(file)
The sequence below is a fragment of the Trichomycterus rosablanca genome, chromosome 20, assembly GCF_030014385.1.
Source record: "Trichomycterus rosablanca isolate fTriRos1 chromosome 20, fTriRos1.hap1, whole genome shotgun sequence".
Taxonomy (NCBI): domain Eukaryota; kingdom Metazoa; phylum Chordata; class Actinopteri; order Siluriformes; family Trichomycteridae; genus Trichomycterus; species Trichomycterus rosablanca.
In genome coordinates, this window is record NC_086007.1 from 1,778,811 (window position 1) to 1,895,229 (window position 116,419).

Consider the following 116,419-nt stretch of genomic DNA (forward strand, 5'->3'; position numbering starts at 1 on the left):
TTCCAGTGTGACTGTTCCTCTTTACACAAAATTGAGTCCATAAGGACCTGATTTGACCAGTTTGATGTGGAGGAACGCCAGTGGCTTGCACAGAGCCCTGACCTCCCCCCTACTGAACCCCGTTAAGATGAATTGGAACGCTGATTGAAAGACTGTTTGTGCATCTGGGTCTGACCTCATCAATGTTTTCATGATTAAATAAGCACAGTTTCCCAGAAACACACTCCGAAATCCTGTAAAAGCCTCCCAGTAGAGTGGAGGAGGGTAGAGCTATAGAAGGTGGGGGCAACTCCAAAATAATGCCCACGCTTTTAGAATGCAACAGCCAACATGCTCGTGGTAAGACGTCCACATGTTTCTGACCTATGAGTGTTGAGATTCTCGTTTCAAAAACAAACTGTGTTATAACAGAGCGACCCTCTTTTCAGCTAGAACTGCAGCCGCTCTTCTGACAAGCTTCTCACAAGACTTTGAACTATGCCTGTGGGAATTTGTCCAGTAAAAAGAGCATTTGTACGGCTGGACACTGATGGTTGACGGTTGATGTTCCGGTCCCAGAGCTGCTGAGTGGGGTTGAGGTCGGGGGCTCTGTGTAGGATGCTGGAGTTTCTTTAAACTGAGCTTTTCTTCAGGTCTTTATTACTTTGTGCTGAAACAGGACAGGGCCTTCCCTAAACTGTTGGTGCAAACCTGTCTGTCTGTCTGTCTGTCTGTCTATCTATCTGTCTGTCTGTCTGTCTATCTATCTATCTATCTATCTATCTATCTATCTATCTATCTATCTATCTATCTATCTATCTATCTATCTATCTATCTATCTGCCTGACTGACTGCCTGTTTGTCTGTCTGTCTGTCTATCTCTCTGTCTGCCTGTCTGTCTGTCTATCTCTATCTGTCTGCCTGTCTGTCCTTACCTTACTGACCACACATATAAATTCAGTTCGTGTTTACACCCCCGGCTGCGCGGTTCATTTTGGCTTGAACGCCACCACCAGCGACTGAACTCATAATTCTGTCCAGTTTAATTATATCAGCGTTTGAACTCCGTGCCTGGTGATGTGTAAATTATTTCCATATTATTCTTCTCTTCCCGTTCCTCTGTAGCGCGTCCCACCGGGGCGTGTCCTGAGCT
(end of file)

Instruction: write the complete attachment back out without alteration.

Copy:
The sequence below is a fragment of the Trichomycterus rosablanca genome, chromosome 20, assembly GCF_030014385.1.
Source record: "Trichomycterus rosablanca isolate fTriRos1 chromosome 20, fTriRos1.hap1, whole genome shotgun sequence".
Taxonomy (NCBI): domain Eukaryota; kingdom Metazoa; phylum Chordata; class Actinopteri; order Siluriformes; family Trichomycteridae; genus Trichomycterus; species Trichomycterus rosablanca.
In genome coordinates, this window is record NC_086007.1 from 1,778,811 (window position 1) to 1,895,229 (window position 116,419).

Consider the following 116,419-nt stretch of genomic DNA (forward strand, 5'->3'; position numbering starts at 1 on the left):
TTCCAGTGTGACTGTTCCTCTTTACACAAAATTGAGTCCATAAGGACCTGATTTGACCAGTTTGATGTGGAGGAACGCCAGTGGCTTGCACAGAGCCCTGACCTCCCCCCTACTGAACCCCGTTAAGATGAATTGGAACGCTGATTGAAAGACTGTTTGTGCATCTGGGTCTGACCTCATCAATGTTTTCATGATTAAATAAGCACAGTTTCCCAGAAACACACTCCGAAATCCTGTAAAAGCCTCCCAGTAGAGTGGAGGAGGGTAGAGCTATAGAAGGTGGGGGCAACTCCAAAATAATGCCCACGCTTTTAGAATGCAACAGCCAACATGCTCGTGGTAAGACGTCCACATGTTTCTGACCTATGAGTGTTGAGATTCTCGTTTCAAAAACAAACTGTGTTATAACAGAGCGACCCTCTTTTCAGCTAGAACTGCAGCCGCTCTTCTGACAAGCTTCTCACAAGACTTTGAACTATGCCTGTGGGAATTTGTCCAGTAAAAAGAGCATTTGTACGGCTGGACACTGATGGTTGACGGTTGATGTTCCGGTCCCAGAGCTGCTGAGTGGGGTTGAGGTCGGGGGCTCTGTGTAGGATGCTGGAGTTTCTTTAAACTGAGCTTTTCTTCAGGTCTTTATTACTTTGTGCTGAAACAGGACAGGGCCTTCCCTAAACTGTTGGTGCAAACCTGTCTGTCTGTCTGTCTGTCTGTCTATCTATCTGTCTGTCTGTCTGTCTATCTATCTATCTATCTATCTATCTATCTATCTATCTATCTATCTATCTATCTATCTATCTATCTATCTATCTATCTATCTGCCTGACTGACTGCCTGTTTGTCTGTCTGTCTGTCTATCTCTCTGTCTGCCTGTCTGTCTGTCTATCTCTATCTGTCTGCCTGTCTGTCCTTACCTTACTGACCACACATATAAATTCAGTTCGTGTTTACACCCCCGGCTGCGCGGTTCATTTTGGCTTGAACGCCACCACCAGCGACTGAACTCATAATTCTGTCCAGTTTAATTATATCAGCGTTTGAACTCCGTGCCTGGTGATGTGTAAATTATTTCCATATTATTCTTCTCTTCCCGTTCCTCTGTAGCGCGTCCCACCGGGGCGTGTCCTGAGCT